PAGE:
Tarek graduated from American University of Beirut with a solid academic profile, but he still wasn’t the most obvious admit. He had a little less work experience than most of our students, and his experience wasn’t in a perfect line with his goals. But we took a chance and offered him admission, and I don’t think there’s anyone at Fletcher who would argue with that decision. Tarek has been a warm and engaging presence in the Fletcher community for his two years here. He participated in conferences, served on the Fletcher Forum staff, and conducted Admissions interviews. And now…Now he’s got a great job with the Brookings Institution, working on Middle East Policy.
Deep down, my Admissions pals and I know that most of our students would do fine at any graduate school. But sometimes it seems there’s just the perfect fit between Fletcher and a student — the student adds to the community, and Fletcher makes a strong mark on the student. Tarek is an example.
I’m very happy that Tarek has landed a position that’s so perfect for him. Still, though I hardly had daily contact with him, I’ll miss Tarek’s presence at Fletcher. And that’s the way it is every May. The Admissions staff feels an uncomfortable mixture of pride in our students, hope as they head off to do great things, and sadness that they’re moving on.
Congratulations, Tarek, and everyone in the Fletcher Class of 2009!
Early last week, I was sitting on the sidelines watching my daughter’s spirited lacrosse team strive to avoid losing every game of their “rebuilding” season. The conversation among devoted fans (i.e., the girls’ parents) turned to college admissions. One of the fans, worn out by the college application process her daughter had just completed, asked why schools build long wait lists when they may not admit anyone off them.
Fletcher relies on the wait list in the same way most schools do — as a safeguard against lower than predicted enrollment. We don’t intentionally under-admit the first time around, and figuring out when to turn to the wait list depends on the conclusion of several processes.
First, wait-listed applicants had until May 1 to let us know they wish to hold their place on the list. Now that everyone has been heard from, we have set aside the applications of those who want to wait. About half of the original list will keep waiting.
At the same time, we’re figuring out our enrollment results. The final response deadline for admitted applicants was also May 1.
Admitted students who were awarded scholarships had an earlier deadline, and the third simultaneous process is to figure out if there are any scholarship funds remaining.
Once we finish crunching all the numbers, if there are spaces left in the enrolling class, we’ll turn to the wait list. There’s one list for the MALD and MA programs, and separate lists for the MIB and LLM programs. Since the majority of our applicants have applied to the MALD, I want readers to know that we have not yet considered wait-listed MA/MALD applicants for admission. It’s always our goal to complete the process quickly, but we don’t always succeed in wrapping it up in May or early June. All I can say is that we do our best. (We know that none of the prospective students want the process dragged out either — an example of when our interests are in perfect harmony!)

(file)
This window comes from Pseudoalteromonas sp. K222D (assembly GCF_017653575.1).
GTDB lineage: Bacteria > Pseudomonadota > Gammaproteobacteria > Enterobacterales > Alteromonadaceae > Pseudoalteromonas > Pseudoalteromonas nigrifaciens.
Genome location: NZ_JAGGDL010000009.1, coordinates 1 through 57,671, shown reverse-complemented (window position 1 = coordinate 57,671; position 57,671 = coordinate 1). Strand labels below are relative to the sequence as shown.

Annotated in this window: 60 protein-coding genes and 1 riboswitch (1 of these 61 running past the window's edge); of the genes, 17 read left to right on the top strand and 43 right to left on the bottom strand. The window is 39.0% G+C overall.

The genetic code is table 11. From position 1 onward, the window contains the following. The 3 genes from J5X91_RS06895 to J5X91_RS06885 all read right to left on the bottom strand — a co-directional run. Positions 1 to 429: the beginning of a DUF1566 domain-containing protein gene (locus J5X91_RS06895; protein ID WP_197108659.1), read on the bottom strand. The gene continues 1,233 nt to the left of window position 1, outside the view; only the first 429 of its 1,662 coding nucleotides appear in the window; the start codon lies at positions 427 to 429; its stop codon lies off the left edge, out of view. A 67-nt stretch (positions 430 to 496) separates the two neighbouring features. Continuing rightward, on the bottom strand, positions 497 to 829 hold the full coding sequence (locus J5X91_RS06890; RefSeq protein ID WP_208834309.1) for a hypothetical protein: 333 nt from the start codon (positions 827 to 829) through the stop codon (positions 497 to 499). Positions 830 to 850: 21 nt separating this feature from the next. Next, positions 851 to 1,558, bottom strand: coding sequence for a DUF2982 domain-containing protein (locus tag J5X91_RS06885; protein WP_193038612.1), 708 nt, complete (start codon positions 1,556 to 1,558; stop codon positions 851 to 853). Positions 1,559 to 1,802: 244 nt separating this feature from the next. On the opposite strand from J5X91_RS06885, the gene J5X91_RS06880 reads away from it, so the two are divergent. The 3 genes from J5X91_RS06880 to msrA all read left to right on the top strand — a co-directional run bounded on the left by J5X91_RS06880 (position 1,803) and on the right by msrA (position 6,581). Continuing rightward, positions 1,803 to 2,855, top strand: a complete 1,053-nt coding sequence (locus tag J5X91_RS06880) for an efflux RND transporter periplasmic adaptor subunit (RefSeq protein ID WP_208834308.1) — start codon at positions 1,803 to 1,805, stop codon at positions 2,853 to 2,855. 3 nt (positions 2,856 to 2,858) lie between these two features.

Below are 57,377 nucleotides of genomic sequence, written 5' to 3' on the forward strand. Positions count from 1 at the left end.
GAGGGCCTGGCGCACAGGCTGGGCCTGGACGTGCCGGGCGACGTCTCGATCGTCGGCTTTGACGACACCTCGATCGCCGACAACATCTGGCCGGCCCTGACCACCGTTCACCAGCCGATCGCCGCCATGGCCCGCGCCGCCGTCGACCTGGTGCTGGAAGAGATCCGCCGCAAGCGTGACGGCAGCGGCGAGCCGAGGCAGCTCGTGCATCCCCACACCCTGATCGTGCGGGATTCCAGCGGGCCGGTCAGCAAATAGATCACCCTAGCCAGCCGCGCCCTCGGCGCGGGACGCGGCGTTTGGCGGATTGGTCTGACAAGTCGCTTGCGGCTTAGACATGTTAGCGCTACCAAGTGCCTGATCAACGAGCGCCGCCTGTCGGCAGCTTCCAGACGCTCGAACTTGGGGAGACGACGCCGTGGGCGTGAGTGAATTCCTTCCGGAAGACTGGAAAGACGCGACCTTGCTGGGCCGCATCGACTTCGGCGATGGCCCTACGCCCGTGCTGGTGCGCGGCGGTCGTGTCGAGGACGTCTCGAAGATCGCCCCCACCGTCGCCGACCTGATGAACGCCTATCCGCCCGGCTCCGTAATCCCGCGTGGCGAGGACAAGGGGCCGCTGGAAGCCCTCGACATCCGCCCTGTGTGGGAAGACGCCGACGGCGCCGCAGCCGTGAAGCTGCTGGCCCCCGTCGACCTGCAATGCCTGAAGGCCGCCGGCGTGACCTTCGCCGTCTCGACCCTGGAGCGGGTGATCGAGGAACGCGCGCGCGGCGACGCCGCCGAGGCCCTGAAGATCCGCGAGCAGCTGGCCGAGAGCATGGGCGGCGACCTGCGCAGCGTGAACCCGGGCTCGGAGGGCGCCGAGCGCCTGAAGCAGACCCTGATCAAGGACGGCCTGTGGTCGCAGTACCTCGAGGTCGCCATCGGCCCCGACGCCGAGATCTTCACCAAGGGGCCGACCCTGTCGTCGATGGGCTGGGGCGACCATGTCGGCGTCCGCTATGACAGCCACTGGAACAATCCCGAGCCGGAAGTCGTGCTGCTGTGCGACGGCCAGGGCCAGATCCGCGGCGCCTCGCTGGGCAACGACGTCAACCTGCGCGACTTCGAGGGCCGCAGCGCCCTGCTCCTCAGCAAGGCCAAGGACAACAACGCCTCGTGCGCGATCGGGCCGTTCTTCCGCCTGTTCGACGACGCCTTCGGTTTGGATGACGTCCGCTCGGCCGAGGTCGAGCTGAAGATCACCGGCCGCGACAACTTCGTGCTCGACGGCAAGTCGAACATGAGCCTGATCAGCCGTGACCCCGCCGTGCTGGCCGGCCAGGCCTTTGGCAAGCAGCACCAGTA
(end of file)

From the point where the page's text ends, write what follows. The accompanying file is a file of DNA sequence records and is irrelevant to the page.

If you have been thinking about sending a supplement to your application, don’t hold off any longer. I’ll try to post wait-list updates whenever there’s something useful to say.
Last year, I described my daughter Kayla’s back-and-forth decision-making process when she needed to select the language she would study in high school. She’s an eight-month veteran of the ninth grade now but, because the school is a little unusual and organizes classes in a semester format, she only started her study of Chinese (Mandarin) in January.
Kayla’s an independent learner and she rarely turns to me for help with homework, so I have enjoyed sitting with her to go over Chinese vocabulary. She has learned a lot already, and she sounds great! We also review the dialogues, which, like many that are typical of beginner textbooks, can be entertaining. (Such as the one in which a student tries to entice a friend to join her in an activity, only to discover that the “friend” doesn’t like going to the movies, watching TV, going to restaurants, or anything else, until finally, “Suanle!” — forget about it, I’ll go out with someone else. What a loser that friend turned out to be!)
My vocabulary has dwindled a bit over the years: I sometimes need the textbook to refresh my memory, and I find myself relying on the pinyin (Romanization) to be sure my “tones” are nice and sharp. My own linguistic shortcomings aside, it’s very satisfying to observe her as she expands her knowledge of the world by learning a new language.
There’s another month or so when we can “yiqi xue Zhongwen” — study Chinese together — and then I’ll look forward to her second-year class. When it came time to put together her 2009-2010 schedule, Kayla surprised me again, this time by adding Arabic to her linguistic plans. That’s a subject with which I’ll be no help at all!